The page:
Cognitive Singularity …

Last week I had a discussion with a colleague about the actual developments in AI, mostly around the ongoing cognitive buss. I asked her if she knows ELIZA, which she answered no to. So I explained that ELIZA   was created by Joseph Weizenbaum to demonstrate the superficiality of communication between man and machine. Eliza simulated the conversation of a psychotherapist and a patient in an initial psychiatric interview. Here is a later implementation: Eilza was regarded as one of the first programs capable of passing the Turing Test. The discussion went on and we touched the topic of CAPTCHA which sometimes is described as a reverse Turing test and should prove that the responder is a human and not a program. I wonder myself now, how close we are to the point of technological singularity (see some thoughts about this in my blog post here) when we already are not testing if a human being cannot identify if talking to a computer program or another human being but testing if a computer program can decide if a human being is answering and not a computer program? Seems that we are at least close to some cognitive singularity here …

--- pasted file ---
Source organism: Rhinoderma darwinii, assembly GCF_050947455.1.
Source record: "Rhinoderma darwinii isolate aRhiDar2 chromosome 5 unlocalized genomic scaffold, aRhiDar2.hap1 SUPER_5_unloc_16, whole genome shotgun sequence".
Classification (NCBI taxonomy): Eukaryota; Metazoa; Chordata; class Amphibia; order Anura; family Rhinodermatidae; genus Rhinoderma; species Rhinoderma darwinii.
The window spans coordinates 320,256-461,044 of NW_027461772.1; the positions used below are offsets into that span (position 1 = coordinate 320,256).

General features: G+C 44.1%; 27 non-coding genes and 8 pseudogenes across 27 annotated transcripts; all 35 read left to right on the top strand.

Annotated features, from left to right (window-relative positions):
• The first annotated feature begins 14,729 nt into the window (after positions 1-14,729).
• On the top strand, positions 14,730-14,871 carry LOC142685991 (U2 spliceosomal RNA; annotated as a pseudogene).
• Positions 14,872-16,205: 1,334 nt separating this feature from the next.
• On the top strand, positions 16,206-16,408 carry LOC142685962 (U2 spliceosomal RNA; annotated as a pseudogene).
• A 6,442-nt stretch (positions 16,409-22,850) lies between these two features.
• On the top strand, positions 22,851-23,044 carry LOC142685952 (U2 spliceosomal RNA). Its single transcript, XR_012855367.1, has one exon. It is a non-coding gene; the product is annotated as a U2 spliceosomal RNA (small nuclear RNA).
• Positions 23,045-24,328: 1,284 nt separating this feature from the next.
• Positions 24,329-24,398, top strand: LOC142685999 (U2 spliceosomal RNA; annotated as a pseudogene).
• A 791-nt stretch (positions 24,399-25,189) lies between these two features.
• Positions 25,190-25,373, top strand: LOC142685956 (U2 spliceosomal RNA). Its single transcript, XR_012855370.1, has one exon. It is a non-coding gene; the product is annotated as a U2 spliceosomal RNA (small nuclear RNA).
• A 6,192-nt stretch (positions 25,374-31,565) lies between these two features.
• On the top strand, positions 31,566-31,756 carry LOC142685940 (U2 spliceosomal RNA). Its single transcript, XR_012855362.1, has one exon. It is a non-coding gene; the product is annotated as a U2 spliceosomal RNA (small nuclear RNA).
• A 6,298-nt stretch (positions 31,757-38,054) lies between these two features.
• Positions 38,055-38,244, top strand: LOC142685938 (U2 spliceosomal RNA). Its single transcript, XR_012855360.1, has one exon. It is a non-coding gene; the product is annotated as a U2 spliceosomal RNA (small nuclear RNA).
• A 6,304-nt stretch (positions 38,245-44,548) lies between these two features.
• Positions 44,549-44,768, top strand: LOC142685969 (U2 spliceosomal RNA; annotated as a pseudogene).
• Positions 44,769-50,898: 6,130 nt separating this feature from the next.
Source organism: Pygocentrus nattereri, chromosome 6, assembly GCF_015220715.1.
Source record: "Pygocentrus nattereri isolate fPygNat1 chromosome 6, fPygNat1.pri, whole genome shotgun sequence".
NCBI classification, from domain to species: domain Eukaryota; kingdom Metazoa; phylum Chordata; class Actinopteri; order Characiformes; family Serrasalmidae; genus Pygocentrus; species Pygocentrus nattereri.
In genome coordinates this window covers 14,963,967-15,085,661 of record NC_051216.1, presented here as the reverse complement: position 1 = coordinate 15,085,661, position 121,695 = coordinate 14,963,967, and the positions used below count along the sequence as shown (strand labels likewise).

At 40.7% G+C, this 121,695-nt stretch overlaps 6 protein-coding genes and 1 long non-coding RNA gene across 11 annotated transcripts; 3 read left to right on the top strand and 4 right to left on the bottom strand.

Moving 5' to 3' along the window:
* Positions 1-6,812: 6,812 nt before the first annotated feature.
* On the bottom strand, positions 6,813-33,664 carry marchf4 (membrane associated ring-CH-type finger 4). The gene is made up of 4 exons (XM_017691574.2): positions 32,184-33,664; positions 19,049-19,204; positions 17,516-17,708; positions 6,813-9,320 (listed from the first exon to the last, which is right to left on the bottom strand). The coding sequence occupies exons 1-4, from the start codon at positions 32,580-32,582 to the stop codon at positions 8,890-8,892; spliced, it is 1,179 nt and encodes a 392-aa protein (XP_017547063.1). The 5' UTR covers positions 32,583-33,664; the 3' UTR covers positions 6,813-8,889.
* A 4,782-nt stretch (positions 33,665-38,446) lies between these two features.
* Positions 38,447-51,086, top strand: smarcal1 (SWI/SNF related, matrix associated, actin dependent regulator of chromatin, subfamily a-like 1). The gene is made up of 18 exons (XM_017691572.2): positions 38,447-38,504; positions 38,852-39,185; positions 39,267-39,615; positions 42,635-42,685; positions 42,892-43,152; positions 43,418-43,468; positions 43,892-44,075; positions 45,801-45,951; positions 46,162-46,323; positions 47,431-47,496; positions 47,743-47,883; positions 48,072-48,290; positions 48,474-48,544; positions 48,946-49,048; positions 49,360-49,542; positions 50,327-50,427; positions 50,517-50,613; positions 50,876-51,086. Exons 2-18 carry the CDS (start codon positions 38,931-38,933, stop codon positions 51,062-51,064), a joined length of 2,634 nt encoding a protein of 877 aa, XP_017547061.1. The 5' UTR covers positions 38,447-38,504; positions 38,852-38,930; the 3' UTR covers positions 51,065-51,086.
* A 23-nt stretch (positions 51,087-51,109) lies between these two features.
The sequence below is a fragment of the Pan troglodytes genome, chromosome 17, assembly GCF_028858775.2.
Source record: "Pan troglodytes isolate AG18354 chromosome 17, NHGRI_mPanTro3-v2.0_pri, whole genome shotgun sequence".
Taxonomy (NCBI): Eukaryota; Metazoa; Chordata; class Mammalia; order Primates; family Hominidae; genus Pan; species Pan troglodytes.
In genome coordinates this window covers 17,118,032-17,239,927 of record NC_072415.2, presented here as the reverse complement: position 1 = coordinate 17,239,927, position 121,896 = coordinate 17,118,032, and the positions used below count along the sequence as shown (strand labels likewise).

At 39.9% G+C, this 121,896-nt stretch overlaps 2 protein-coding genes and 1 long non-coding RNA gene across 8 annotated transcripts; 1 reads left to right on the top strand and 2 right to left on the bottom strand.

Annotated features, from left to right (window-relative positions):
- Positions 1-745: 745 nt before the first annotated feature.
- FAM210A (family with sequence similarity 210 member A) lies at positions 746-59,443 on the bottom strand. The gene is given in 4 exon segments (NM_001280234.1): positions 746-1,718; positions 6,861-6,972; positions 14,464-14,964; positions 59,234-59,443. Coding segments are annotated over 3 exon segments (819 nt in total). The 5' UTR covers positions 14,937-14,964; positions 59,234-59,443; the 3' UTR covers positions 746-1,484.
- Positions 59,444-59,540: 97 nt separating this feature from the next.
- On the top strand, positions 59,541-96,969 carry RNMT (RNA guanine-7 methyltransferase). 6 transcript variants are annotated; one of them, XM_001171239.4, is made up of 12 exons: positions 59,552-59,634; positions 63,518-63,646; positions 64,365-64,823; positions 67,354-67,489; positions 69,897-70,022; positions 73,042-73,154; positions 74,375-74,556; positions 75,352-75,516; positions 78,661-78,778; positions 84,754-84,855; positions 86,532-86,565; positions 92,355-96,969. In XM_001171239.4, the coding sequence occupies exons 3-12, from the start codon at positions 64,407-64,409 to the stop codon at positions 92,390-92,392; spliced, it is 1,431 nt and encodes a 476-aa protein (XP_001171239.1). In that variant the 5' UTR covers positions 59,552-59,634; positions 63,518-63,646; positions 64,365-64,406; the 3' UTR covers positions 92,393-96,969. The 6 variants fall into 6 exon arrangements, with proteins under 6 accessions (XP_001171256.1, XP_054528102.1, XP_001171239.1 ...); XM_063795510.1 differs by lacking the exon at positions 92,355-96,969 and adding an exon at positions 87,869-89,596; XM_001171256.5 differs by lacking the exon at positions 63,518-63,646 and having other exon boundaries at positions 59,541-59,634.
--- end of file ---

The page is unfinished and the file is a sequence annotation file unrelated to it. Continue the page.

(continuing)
1. Nurcan

    Thank you for sharing these interesting thoughts, Lutz. However, look at all the “communication accidents” happening on a daily basis – in our microcosmos and in society. How often in even such simple conversations exchanging 3-5 word-sentences on ordinary topics one may experience painful surprises: all in a sudden you realize that you said something, that your partner understood in a completely different way and in turn you hear things, you would not have thought possible to be said. I may be completely wrong, but I am not sure if we should not better (or at least: first) invest our resources in improving inter-human conversation, before trying to teach our machines a virtue that we do not properly master ourselves. [let alone that conversation with a real human being will sometimes convey conversation with a machine….]

    • Dear Nurcan, absolutely agree, we should invest in improving inter-human conversation, yet this will need to be a parallel development path, as human-machine conversation is a very important and interesting area for many technical developments. For the inter-human aspects of communication, I very much like the communication square model by Friedemann Schulz von Thun to start with. Reflecting on this model can help a lot to understand why communication went wrong. A second approach is addressing the mindset. I like one publication very much by the Arbinger Institute It is called the”Outward Mindeset” which addresses why the concept of thinking outside of ourselves is critical in conflict resolution.

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